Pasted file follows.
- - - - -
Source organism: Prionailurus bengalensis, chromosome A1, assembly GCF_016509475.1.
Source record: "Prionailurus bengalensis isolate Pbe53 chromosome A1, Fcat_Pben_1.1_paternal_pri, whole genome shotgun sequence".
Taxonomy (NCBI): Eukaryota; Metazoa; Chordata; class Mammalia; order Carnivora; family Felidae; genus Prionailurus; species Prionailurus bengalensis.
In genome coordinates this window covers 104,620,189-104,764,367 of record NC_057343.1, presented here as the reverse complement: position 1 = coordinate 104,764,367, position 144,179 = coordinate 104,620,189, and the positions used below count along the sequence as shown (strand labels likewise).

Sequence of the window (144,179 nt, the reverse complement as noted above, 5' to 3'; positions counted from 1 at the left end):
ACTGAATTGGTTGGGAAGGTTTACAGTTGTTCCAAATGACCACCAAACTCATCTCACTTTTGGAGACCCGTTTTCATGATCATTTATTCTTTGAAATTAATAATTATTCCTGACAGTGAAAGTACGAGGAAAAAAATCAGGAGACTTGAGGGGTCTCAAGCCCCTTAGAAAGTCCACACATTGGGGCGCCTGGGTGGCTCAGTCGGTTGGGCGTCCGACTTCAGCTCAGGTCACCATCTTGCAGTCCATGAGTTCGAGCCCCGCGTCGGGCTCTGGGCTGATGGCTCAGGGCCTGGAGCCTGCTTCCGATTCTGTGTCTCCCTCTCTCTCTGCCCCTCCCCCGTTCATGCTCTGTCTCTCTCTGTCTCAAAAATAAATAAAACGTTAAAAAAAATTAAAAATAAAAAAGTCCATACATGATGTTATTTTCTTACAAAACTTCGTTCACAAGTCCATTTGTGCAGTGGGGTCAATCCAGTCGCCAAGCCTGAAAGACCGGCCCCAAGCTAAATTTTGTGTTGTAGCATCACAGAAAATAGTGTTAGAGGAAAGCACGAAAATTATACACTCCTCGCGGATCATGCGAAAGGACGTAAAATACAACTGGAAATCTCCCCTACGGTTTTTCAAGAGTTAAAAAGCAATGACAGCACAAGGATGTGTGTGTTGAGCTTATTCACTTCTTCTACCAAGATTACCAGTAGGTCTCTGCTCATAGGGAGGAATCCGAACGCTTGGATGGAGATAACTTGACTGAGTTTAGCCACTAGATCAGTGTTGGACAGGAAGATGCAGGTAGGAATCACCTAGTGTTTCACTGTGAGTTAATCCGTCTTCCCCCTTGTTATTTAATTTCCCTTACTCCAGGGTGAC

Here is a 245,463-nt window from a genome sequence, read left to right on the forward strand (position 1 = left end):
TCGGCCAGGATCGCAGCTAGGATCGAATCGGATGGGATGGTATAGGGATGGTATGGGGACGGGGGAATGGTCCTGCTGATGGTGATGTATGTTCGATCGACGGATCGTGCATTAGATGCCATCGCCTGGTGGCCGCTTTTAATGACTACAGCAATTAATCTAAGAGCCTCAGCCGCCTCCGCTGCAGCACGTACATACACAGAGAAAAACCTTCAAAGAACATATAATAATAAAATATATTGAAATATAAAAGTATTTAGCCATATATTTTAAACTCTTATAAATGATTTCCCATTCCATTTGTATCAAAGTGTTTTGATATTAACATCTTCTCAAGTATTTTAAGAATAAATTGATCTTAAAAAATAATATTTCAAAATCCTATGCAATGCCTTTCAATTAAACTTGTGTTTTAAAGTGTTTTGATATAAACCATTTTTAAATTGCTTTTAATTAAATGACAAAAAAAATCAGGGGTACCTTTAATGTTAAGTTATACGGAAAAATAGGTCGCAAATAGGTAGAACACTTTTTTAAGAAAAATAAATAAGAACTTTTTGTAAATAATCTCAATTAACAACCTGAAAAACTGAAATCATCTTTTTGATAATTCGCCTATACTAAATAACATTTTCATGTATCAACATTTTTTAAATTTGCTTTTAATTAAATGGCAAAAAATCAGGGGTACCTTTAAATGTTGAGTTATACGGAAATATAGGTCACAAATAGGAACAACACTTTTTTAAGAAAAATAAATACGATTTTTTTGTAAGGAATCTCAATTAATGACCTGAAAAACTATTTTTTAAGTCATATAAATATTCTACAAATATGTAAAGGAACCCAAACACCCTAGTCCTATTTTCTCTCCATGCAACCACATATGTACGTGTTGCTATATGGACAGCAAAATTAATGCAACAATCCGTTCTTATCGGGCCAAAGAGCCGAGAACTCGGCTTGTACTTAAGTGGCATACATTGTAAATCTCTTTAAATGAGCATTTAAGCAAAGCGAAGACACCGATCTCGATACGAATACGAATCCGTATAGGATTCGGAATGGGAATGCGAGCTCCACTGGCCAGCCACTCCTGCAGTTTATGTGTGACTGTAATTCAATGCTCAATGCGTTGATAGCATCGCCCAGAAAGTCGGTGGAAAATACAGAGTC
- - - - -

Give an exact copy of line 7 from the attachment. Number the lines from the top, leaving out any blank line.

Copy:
Here is a 245,463-nt window from a genome sequence, read left to right on the forward strand (position 1 = left end):